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Petition to Centralize Talc Cancer Lawsuits in NJ State Court

CourthouseAccording to the New Jersey court system, over 100 talc body powder lawsuits alleging cancer have been brought in the state. The product liability complaints, filed against Johnson & Johnson, Personal Care Products Council and Imerys Talc America Inc. allege that plaintiffs were not sufficiently warned about the cancer risks of talcum powder, particularly when used for feminine hygiene purposes.

Last month, a request was made by the defendants to consolidate claims for more efficient pre-trial processes that may better serve the courts and all parties. According to a Notice to the Bar, released by the New Jersey court on June 8, the defendants have requested that Judge Nelson C. Johnson oversee the centralized multi-county litigation in Atlantic County Superior Court, where the majority of the lawsuits have been filed.

Petition for talc body powder lawsuit centralization

At least 87 talc lawsuits are currently pending in Atlantic County, New Jersey, states the defendant’s letter to the bar. But owing to the increased number of similar filings in Bergen County, which would be overseen by eight different judges, the defendants ask that all claims be centralized to avoid the risk of duplicative discovery and inconsistent pretrial findings.

If the petition is granted, all state-level talcum powder claims alleging ovarian cancer would be transferred before one judge where both parties would benefit from pooled resources. The hope of such coordinated litigation is to avoid individual trials, should a global settlement be reached. Though plaintiffs’ allegations are similar, each case will still be treated individually, unlike a class action suit.

Allegations raised by plaintiffs

At the core of allegations is that the defendants knew or should have known that its talc products Shower-to-Shower and Baby Powder, when used as a feminine dusting powder, could increase the risk of ovarian cancer. Prior research has demonstrated that the talc particles, when used for feminine hygiene, can migrate through the vagina into the female reproductive tract, where they may cause tumors over time.

Women argue that the product labels were wholly inadequate in regards to this cancer risk, as the labels only caution that consumers should avoid possible eye contact and refrain from inhalation, especially by children. Claimants contend that had manufacturers offered proper warnings concerning genital use of talcum powder, they would never have used their products in such a manner, thus avoiding a life-threatening diagnosis.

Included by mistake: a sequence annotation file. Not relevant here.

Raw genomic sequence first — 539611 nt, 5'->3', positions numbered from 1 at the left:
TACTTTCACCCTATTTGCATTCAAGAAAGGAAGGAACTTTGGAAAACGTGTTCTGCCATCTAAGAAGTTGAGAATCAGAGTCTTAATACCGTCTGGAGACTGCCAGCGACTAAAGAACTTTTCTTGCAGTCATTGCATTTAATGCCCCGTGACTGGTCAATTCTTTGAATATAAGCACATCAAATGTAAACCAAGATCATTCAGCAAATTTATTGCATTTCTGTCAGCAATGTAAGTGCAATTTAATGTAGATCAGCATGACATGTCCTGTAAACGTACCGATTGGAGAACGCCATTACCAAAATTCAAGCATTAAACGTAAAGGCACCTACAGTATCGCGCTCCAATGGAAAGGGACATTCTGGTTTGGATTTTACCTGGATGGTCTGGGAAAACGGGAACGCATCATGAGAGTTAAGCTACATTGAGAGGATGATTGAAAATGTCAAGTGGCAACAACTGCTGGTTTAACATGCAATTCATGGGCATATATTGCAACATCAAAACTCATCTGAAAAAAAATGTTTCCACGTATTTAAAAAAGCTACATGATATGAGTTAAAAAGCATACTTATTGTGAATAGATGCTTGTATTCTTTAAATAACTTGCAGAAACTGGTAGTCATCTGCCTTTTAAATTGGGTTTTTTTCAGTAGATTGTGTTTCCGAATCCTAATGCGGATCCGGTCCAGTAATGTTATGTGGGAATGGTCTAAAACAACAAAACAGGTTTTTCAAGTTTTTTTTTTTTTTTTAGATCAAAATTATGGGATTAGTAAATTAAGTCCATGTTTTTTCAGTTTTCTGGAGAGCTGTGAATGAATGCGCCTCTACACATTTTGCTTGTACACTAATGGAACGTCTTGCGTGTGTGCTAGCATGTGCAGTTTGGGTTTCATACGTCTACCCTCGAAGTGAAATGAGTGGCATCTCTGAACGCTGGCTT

Causes of action listed in recent lawsuits include negligence, failure to warn and breach of warranties.

Talc and ovarian cancer studies

While preliminary studies have yielded mixed results on the association between talc-containing products and ovarian cancer, agencies like the International Agency for Research on Cancer (IARC)  state that the “perineal use of talc-based body powder is possibly carcinogenic to humans.”

One study presented in Cancer Prevention Research did not find a causal link between the two, but did support a meta-analysis of 16 other studies that discovered a 30 percent increased risk of ovarian cancer among women who used talcum powder.

Talc ovarian cancer litigation is relatively new, though one prior case has gone before a jury. In 2014, jurors in South Dakota found that J&J failed to adequately warn consumers about the potential cancer risks of its body powder, but the panel did not find that Shower-to-Shower was a defective product, thus no damages were awarded in the case.

Talc product injury lawyers continue to review cases of women who developed cancer during or after talcum powder use on the genital area. Women considering litigation are advised to speak with a defective drug attorney as soon as possible, as statutes of limitations set strict deadlines for filing a legal complaint for damages.